As I studied and dug deeper I realized how so many Christians (including me) have slipped into looking more like the world and less "set apart", in the world but not of the world.
Unless Christians are living counter-culturally, I submit that they are not living as Christians at all. If you can look at a "Christian" and and only see someone who doesn't swear too much, goes to church, has a fish sticker on his/her car, or a WWJD bracelet (is that too dated now?), there is a serious problem to address. Christians were never supposed to "'fit in". Rather, Christians were to be weird, head-turning, counter-cultural persons living in this world with a unique hope and joy that leads others to wonder why. Unbelievers are meant not to slip into the culture that is around them, infiltrating like spies and covertly fitting in with those around them. Christians are meant to live in a completely different culture than that of the world, giving the world a refreshing and needed alternative, the only one that has true hope for the future.
Jesus spoke to this effect in Matthew 5 as he goes through the Beatitudes. As I read more about them and studied them more fully, I realized that what Jesus said had everything to do with who we were mean to be and what attitudes we were meant to have while living out this short but meaningful life. In short, he was telling us about "Be Attitudes."
So for the next eight blog posts I'm dedicating myself to writing about these important and counter-cultural "attitudes of being" that Jesus seems to find so important. Hey, that must mean that we should pay attention, right?
1) ‘Blessed are the poor in spirit for theirs is the kingdom of heaven.
Blessed are the poor in spirit. What does this mean? Well, frankly it is a fairly simple concept, couched in language that is a little challenging to process. So let's make it easy, in simply contemporary words.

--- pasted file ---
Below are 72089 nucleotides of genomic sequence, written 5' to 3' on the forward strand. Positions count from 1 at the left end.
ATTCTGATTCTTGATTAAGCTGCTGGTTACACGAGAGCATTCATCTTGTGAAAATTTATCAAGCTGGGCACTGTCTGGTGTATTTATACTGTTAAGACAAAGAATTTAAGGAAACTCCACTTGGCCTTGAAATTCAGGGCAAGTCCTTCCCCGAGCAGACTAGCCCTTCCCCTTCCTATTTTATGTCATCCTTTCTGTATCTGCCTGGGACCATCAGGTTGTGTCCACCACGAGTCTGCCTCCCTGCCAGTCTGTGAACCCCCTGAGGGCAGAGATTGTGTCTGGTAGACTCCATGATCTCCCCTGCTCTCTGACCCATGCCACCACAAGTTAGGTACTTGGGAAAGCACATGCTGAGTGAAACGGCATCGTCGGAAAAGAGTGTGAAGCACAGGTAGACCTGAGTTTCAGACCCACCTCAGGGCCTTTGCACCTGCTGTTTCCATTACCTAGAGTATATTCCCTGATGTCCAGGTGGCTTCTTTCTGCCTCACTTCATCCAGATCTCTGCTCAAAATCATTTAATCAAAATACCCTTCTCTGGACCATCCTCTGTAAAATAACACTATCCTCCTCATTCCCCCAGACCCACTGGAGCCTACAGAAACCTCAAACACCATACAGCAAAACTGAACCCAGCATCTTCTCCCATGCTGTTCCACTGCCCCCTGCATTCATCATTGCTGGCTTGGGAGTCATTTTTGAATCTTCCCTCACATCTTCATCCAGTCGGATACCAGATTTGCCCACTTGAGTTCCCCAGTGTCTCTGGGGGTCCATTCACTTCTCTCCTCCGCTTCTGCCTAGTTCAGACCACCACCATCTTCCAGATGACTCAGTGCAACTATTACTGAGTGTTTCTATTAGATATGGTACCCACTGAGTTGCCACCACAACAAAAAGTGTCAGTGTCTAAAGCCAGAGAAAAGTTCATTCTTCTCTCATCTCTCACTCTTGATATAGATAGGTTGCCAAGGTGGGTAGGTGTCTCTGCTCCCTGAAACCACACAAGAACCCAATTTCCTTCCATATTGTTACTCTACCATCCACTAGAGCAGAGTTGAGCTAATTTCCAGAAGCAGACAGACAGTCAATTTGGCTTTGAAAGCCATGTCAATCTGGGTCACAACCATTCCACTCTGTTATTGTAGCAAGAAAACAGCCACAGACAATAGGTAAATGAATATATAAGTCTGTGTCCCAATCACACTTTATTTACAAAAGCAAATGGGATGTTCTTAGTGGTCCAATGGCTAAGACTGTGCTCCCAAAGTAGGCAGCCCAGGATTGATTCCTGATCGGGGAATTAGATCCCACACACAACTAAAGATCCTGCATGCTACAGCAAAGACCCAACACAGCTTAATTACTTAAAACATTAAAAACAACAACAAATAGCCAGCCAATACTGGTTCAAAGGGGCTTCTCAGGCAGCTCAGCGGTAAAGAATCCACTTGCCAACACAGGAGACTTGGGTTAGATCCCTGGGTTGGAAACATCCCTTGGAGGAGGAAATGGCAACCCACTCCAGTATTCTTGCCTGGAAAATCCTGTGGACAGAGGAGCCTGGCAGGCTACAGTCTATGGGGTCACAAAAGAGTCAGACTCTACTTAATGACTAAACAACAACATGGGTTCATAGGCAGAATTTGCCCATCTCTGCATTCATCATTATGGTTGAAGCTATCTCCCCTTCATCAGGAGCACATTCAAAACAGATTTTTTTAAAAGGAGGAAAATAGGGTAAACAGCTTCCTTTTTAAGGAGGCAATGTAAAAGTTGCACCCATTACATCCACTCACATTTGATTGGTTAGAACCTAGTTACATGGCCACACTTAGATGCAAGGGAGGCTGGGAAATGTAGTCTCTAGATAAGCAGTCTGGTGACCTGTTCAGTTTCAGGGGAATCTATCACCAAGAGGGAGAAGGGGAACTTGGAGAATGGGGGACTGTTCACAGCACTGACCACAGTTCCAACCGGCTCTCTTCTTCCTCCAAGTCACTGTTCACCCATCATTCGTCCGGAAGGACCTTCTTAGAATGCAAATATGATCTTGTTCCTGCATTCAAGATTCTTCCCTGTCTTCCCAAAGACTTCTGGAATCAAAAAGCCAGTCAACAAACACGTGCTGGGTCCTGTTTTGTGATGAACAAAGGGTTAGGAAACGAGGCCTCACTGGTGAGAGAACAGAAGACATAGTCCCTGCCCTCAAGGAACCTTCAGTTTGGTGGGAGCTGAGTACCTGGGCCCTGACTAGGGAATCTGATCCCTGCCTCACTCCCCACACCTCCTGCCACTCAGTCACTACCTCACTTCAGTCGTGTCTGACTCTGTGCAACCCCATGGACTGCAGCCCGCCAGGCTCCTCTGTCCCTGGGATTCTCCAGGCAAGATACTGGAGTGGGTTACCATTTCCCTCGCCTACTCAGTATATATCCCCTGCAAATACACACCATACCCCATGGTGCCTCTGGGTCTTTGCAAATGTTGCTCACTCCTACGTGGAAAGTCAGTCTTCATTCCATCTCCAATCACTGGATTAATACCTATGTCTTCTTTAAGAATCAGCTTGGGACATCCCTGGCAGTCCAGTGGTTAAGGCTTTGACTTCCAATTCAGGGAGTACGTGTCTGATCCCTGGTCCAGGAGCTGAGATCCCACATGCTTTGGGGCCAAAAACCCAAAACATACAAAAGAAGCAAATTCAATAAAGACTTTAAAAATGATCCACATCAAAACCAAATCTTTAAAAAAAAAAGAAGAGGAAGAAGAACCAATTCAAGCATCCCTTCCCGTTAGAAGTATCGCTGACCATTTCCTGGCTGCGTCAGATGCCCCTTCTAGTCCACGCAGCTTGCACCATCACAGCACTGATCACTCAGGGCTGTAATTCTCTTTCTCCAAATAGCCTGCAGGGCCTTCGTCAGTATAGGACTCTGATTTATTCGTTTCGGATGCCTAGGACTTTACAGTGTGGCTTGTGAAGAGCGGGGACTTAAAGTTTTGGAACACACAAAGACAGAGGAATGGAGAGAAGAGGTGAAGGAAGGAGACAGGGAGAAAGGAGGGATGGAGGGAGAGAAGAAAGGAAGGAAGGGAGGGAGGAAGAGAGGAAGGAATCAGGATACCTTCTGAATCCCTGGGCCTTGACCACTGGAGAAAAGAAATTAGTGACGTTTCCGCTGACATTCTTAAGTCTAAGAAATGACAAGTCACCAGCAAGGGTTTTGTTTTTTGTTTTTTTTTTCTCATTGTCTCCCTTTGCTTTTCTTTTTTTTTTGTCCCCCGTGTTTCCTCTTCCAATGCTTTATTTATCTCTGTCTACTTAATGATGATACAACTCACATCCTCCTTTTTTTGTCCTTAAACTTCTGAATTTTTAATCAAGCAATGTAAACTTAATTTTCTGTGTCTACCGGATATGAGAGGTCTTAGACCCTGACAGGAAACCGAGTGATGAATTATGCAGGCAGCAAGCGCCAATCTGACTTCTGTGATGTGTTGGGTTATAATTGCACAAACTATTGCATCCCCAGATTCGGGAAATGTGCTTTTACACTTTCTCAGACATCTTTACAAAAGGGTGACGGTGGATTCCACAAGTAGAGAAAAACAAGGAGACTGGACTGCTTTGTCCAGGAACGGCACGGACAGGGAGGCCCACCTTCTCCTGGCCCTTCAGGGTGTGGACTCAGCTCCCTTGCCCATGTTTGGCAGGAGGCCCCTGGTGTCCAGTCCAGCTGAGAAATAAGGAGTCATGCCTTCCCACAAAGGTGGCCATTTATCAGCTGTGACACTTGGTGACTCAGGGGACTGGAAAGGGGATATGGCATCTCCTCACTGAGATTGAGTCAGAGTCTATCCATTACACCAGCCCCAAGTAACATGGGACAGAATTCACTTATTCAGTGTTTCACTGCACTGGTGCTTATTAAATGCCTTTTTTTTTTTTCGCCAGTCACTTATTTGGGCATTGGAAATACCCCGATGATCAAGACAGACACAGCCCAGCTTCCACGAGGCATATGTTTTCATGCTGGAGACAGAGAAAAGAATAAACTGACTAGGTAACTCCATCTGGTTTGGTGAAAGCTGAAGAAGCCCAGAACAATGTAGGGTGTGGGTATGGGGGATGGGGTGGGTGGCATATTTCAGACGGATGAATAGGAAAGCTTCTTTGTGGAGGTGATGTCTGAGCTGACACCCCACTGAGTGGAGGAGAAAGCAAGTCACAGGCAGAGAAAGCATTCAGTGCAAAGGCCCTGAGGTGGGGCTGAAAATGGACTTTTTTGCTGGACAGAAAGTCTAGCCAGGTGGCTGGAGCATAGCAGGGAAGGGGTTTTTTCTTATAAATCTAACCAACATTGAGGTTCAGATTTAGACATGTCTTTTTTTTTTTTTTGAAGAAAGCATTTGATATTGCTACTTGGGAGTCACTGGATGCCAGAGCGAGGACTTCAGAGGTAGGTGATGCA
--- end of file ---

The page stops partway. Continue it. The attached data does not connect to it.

"Blessed are those who humbly understand their need for God’s help and fully rely on Him."
You are living (at least partly) as a committed follow of Christ when you realize how little you are and how you bring nothing to the table to present to God in your relationship. We are truly nothing in the eyes of God, sinners condemned to hell and yet by His good grace He chose to reach down from heaven and make us something because of the saving work of Christ. It is because of Jesus that our lives have lasting significance and we are to continually remember our need to turn our eyes to God, realizing our need to Him to empower and work through us.
Why is this counter-cultural?
Our world lauds those who self-sufficient, self-reliant, self-sustaining, and self-made. Admitting your need for help is a sign of weakness. "Be strong. Pull yourself up by your bootstraps and carry on, pushing through the pain. You can do it. After all, you can do anything you want if you try hard enough."
But that isn't what Christ thinks. In fact it is quite the opposite. His view of strength is paradoxically found in weakness, as we lift our eyes to the sky with open palms, crying out, "I am nothing without you, God."
When that is our attitude, our future is not only in participating in the Kingdom of Heaven here on earth but also in the gift of eternal life that is to come on the other side.
"Blessed are the poor in spirit, for theirs is the kingdom of heaven."